Capitalists require that the market value of commodities exceeds the cost of production. This gap is their source of profits. Two commercial practices serve to maintain this gap. Firstly, a range of trade restrictions prevent so-called ‘free competition’ and secondly, wages are fixed (by different political processes) while prices are free to rise to whatever levels a market will bear. Under these conditions, workers never get the value equivalent of their labour, neither when receiving wages nor when they purchase commodities on the market. This means that production ends up with two valuations in terms of money. Firstly, all the funds necessary to produce commodities and bring them to market and secondly, a different amount of cash received when each item is sold (for so-called ‘cost-plus’). Labour value theory claims that these two different money valuations are artificial – they result only from political interferences in a market economy (which then leads to all manner of social and economic problems).
Labour theory has particular relevance now because of a new context. The ILO and ACTU have noted that the labour share of wealth is falling and the share of wealth going to capital is increasing. Global debt has exploded, and interest rates have collapsed. Inequality is spreading and riots against austerity are breaking-out across the globe. According to two Nobel economists (Joseph Stiglitz and Paul Krugman) capitalism is ‘increasingly dysfunctional’ or suffers from a vague ‘magneto problem’. OECD economists have noted that instability has increased since the Second World War. Unfortunately, so far, few activists have analysed these trends which, clearly, are the products of capitalist commercial practices, most of which contradict the LTV.
So, what is the labour theory of value?
Labour theory only applies to commodities produced for markets and not to items produced for hobbies, charities, or from other forms of non-commercial activities. The essential insight is very simple. In 1726 Benjamin Franklin wrote:
By Labour may the Value of Silver be measured as well as other Things. As, Suppose one Man employed to raise Corn, while another is digging and refining Silver; at the Year’s End, or at any other Period of Time, the complete Produce of Corn, and that of Silver, are the natural Price of each other...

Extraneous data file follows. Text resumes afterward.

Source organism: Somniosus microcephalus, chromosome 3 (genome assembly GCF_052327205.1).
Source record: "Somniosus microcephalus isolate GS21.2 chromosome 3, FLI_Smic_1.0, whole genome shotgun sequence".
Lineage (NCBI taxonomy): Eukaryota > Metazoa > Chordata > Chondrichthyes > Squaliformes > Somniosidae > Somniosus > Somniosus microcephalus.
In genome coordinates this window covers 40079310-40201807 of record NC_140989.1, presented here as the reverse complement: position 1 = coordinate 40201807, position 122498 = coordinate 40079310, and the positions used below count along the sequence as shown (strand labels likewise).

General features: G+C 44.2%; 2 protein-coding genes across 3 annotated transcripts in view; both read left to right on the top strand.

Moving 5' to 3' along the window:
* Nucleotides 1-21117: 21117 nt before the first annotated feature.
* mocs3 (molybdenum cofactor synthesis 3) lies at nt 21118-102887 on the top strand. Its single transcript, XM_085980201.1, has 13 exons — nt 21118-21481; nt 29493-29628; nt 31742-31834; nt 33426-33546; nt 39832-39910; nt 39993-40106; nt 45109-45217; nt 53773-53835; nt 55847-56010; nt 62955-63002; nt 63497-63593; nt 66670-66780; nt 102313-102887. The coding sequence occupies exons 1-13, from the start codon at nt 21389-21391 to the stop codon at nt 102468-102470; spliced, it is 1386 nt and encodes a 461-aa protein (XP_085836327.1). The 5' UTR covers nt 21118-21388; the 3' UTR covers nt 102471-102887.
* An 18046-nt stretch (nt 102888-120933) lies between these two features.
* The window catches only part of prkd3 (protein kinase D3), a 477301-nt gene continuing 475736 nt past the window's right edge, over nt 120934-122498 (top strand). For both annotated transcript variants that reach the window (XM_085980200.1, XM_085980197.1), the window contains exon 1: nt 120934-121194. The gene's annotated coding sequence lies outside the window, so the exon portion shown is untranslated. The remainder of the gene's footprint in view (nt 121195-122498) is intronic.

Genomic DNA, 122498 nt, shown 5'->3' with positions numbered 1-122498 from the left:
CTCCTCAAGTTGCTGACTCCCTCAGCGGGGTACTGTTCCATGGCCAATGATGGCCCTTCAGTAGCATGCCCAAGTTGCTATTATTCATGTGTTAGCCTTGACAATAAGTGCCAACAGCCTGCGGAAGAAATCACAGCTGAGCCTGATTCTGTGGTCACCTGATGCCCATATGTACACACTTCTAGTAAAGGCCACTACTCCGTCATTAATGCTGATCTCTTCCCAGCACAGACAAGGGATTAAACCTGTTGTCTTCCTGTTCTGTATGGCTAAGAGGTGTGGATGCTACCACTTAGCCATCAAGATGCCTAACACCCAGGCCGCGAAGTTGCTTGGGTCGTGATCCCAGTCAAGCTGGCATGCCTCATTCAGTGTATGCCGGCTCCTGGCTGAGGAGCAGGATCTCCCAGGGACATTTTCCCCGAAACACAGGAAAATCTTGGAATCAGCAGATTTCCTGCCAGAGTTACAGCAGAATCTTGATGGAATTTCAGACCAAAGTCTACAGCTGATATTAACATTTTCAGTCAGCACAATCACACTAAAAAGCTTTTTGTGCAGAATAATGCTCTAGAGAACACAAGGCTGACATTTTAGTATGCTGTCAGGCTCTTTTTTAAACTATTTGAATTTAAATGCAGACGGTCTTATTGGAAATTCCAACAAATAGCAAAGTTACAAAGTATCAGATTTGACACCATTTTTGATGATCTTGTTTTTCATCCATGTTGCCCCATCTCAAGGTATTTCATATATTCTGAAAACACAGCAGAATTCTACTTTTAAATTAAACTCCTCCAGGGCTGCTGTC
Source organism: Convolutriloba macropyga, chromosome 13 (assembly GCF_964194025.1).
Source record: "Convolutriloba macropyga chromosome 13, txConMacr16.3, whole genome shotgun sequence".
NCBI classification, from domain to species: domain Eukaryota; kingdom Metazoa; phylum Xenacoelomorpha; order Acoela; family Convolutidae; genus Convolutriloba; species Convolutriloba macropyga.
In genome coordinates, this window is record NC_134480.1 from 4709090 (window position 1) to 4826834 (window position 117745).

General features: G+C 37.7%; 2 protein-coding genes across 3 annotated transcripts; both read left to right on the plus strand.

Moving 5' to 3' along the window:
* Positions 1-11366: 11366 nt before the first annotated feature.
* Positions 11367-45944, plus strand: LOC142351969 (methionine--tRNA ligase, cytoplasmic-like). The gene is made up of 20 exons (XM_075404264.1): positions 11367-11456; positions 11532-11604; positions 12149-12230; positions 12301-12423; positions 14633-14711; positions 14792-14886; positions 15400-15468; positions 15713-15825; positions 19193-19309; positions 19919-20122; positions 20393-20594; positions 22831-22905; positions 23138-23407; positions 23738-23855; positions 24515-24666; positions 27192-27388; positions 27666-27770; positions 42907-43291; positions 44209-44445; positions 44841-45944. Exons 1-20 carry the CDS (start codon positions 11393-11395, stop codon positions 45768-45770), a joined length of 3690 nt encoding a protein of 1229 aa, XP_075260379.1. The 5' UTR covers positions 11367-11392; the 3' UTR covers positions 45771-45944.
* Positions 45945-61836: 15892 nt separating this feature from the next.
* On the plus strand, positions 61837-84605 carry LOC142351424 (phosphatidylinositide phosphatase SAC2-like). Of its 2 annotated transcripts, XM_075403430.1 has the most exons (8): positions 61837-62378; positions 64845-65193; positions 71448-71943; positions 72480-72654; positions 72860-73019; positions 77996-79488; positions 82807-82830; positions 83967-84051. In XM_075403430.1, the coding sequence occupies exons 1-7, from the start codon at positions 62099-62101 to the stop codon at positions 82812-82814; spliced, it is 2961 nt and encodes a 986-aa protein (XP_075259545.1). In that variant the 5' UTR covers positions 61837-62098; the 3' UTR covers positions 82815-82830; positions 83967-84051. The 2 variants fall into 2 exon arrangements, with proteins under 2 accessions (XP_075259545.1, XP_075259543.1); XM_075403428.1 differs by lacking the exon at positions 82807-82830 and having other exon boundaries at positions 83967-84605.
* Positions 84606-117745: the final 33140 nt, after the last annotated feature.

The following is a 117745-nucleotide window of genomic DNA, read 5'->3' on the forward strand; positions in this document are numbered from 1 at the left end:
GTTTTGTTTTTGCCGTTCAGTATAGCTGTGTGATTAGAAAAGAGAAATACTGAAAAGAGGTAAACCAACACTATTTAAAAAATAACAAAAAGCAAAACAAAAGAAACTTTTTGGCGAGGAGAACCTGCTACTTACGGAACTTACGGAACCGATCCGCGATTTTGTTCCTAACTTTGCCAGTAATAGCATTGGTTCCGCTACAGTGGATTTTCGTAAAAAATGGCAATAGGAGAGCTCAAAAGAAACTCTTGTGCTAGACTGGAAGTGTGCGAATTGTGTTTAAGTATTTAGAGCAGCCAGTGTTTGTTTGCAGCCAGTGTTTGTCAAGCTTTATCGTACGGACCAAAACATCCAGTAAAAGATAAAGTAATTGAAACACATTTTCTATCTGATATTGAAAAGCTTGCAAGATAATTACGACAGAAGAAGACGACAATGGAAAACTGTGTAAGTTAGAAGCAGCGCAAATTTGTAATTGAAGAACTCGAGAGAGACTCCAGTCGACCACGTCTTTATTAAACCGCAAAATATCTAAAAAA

This says nothing about the share allowed to producers. If corn and silver are produced by slaves or serfs who receive a pittance, their product still has the same value should it be produced by workers on wages. The amount of labour is key – not the price paid for that labour.
The amount of labour is an abstract concept that often confounds skeptics. It only operates where markets are competitive, without any degree of monopolisation. Any degree of monopoly disrupts the relationship between labour values and prices. Assuming suitable laws, private owners of monopolies can grow rich by selling goods and services well beyond labour values. This deprives others of their just deserts.
Economists often claim that capital produces value independently of labour. This only applies where there is a ‘degree of monopolisation’. Different workers using different technology may well have different productivities but, while this subsists, this can be resolved into different earnings of labour. Labour productivity varies according to the tools and techniques workers use but, once workers are trapped into fixed wages, any improvement serves to inflate the earnings of other factors of production. Where there is some degree of monopolisation of tools or technique and blockage on wage increases, the appearance of capital productivity emerges, but this is merely a competitive advantage that otherwise would have been competed away.
 By politics, aka ‘class struggle’.
 Stiglitz, J. E., The Price of Inequality, (Penguin Books, London, 2012), pg. 1.
 Franklin, B., A Modest Enquiry into the Nature and Necessity of a Paper-Currency